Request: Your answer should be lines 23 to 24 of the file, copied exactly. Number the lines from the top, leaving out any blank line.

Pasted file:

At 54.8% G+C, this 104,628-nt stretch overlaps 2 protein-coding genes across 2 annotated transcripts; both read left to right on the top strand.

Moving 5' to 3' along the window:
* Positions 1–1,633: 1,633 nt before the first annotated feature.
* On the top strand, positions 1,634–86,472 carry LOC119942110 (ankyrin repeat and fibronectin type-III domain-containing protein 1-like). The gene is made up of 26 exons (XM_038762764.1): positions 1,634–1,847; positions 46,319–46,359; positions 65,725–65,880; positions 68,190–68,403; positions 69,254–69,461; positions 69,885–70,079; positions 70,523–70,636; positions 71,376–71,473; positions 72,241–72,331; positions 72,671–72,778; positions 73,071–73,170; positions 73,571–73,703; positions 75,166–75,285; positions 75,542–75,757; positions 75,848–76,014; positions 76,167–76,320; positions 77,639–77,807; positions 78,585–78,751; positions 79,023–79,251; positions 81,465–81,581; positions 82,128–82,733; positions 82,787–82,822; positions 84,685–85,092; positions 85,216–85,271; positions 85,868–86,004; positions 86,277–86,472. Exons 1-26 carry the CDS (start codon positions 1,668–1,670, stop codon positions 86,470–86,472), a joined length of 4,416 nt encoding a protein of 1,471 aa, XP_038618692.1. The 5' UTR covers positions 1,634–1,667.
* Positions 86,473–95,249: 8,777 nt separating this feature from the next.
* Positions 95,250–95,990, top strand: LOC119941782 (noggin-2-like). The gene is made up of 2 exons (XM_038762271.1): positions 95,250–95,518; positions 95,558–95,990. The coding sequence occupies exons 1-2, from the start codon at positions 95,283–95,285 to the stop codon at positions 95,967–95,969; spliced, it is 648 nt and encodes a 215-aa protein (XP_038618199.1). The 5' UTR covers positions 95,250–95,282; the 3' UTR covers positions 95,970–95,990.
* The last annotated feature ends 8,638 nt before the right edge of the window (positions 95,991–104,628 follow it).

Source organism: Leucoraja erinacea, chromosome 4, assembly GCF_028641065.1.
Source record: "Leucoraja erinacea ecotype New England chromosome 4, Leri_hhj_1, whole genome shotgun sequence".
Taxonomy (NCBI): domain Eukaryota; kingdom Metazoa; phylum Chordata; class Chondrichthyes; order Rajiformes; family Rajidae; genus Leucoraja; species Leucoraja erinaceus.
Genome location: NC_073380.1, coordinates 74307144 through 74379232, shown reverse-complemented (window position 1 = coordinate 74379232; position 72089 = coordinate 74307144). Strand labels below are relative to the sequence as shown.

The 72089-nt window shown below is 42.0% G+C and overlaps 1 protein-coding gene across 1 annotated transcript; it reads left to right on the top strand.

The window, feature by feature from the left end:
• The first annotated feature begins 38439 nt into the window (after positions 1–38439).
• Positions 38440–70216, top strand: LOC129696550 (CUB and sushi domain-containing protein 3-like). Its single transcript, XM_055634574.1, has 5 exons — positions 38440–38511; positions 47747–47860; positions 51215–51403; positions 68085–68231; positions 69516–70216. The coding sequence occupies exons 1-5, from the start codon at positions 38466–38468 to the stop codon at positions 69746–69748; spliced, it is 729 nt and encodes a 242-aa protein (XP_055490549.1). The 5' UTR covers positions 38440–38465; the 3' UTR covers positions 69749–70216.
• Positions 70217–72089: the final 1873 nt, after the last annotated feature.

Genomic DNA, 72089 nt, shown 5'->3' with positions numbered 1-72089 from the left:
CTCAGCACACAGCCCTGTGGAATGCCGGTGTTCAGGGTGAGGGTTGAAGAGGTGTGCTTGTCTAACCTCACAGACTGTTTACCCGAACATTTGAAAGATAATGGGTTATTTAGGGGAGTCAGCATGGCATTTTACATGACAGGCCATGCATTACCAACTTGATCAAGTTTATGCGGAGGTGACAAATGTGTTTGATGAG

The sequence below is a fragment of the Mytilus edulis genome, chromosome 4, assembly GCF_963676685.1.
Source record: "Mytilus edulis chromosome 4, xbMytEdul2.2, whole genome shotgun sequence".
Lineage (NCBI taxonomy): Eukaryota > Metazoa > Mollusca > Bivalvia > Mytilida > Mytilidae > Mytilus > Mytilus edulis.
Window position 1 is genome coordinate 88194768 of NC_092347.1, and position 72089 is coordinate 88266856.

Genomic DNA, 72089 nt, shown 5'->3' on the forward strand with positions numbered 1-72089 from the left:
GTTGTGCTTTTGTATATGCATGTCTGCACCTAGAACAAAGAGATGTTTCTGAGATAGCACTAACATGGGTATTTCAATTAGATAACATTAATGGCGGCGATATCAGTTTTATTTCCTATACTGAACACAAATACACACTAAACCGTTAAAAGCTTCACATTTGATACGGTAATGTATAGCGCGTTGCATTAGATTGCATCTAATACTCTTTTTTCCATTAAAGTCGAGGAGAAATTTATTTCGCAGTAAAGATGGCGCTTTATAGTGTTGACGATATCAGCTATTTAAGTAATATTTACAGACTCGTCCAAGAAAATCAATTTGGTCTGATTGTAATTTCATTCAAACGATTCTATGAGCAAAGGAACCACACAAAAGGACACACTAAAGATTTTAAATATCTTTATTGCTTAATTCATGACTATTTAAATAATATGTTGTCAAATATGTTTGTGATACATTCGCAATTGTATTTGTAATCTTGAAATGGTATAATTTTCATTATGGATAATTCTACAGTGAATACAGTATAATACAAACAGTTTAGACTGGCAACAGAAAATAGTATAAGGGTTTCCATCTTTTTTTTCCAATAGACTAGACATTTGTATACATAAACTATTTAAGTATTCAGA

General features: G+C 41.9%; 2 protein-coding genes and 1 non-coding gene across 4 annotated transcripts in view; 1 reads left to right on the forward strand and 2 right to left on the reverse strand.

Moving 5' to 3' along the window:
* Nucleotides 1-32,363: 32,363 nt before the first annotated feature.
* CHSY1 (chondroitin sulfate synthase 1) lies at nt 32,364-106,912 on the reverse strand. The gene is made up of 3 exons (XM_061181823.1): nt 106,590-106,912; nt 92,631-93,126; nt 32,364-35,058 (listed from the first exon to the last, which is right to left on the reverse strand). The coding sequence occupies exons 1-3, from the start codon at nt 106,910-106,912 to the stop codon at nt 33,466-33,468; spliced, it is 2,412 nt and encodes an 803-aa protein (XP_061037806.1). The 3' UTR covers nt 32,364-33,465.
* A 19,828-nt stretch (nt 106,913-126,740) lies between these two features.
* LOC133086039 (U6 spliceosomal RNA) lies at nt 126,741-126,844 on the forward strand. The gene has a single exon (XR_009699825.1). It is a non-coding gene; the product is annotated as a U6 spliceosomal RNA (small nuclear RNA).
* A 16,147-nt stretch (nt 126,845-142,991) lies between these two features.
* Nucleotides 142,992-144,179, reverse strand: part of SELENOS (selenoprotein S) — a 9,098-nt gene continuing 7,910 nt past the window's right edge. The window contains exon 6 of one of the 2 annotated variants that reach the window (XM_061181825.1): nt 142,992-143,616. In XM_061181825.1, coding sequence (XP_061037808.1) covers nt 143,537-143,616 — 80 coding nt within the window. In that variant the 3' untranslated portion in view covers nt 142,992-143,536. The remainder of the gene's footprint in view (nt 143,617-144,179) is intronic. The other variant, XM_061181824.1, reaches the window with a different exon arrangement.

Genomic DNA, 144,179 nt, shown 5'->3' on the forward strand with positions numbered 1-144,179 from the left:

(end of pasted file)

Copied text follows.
Genomic DNA, 72089 nt, shown 5'->3' on the forward strand with positions numbered 1-72089 from the left:
GTTGTGCTTTTGTATATGCATGTCTGCACCTAGAACAAAGAGATGTTTCTGAGATAGCACTAACATGGGTATTTCAATTAGATAACATTAATGGCGGCGATATCAGTTTTATTTCCTATACTGAACACAAATACACACTAAACCGTTAAAAGCTTCACATTTGATACGGTAATGTATAGCGCGTTGCATTAGATTGCATCTAATACTCTTTTTTCCATTAAAGTCGAGGAGAAATTTATTTCGCAGTAAAGATGGCGCTTTATAGTGTTGACGATATCAGCTATTTAAGTAATATTTACAGACTCGTCCAAGAAAATCAATTTGGTCTGATTGTAATTTCATTCAAACGATTCTATGAGCAAAGGAACCACACAAAAGGACACACTAAAGATTTTAAATATCTTTATTGCTTAATTCATGACTATTTAAATAATATGTTGTCAAATATGTTTGTGATACATTCGCAATTGTATTTGTAATCTTGAAATGGTATAATTTTCATTATGGATAATTCTACAGTGAATACAGTATAATACAAACAGTTTAGACTGGCAACAGAAAATAGTATAAGGGTTTCCATCTTTTTTTTCCAATAGACTAGACATTTGTATACATAAACTATTTAAGTATTCAGA